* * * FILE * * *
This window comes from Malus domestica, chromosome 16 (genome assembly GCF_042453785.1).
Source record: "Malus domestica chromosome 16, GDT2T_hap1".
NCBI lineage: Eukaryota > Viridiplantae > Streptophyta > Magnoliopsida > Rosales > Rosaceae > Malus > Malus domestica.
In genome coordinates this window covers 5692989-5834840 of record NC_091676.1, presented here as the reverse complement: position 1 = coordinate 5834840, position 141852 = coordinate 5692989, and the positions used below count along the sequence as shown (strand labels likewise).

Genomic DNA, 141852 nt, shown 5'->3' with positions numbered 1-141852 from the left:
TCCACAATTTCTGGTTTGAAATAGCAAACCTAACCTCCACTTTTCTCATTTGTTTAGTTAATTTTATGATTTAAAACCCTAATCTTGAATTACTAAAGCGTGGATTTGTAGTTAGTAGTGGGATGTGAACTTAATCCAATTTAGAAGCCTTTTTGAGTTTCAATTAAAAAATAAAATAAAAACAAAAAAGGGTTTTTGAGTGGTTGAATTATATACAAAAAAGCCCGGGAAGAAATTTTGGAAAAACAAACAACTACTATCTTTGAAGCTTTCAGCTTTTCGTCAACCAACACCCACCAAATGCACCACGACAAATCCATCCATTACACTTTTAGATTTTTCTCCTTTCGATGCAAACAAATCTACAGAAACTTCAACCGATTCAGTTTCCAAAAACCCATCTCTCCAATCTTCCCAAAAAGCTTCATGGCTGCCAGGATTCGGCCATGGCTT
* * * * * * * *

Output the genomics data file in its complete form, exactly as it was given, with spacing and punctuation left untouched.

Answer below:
This window comes from Malus domestica, chromosome 16 (genome assembly GCF_042453785.1).
Source record: "Malus domestica chromosome 16, GDT2T_hap1".
NCBI lineage: Eukaryota > Viridiplantae > Streptophyta > Magnoliopsida > Rosales > Rosaceae > Malus > Malus domestica.
In genome coordinates this window covers 5692989-5834840 of record NC_091676.1, presented here as the reverse complement: position 1 = coordinate 5834840, position 141852 = coordinate 5692989, and the positions used below count along the sequence as shown (strand labels likewise).

Genomic DNA, 141852 nt, shown 5'->3' with positions numbered 1-141852 from the left:
TCCACAATTTCTGGTTTGAAATAGCAAACCTAACCTCCACTTTTCTCATTTGTTTAGTTAATTTTATGATTTAAAACCCTAATCTTGAATTACTAAAGCGTGGATTTGTAGTTAGTAGTGGGATGTGAACTTAATCCAATTTAGAAGCCTTTTTGAGTTTCAATTAAAAAATAAAATAAAAACAAAAAAGGGTTTTTGAGTGGTTGAATTATATACAAAAAAGCCCGGGAAGAAATTTTGGAAAAACAAACAACTACTATCTTTGAAGCTTTCAGCTTTTCGTCAACCAACACCCACCAAATGCACCACGACAAATCCATCCATTACACTTTTAGATTTTTCTCCTTTCGATGCAAACAAATCTACAGAAACTTCAACCGATTCAGTTTCCAAAAACCCATCTCTCCAATCTTCCCAAAAAGCTTCATGGCTGCCAGGATTCGGCCATGGCTT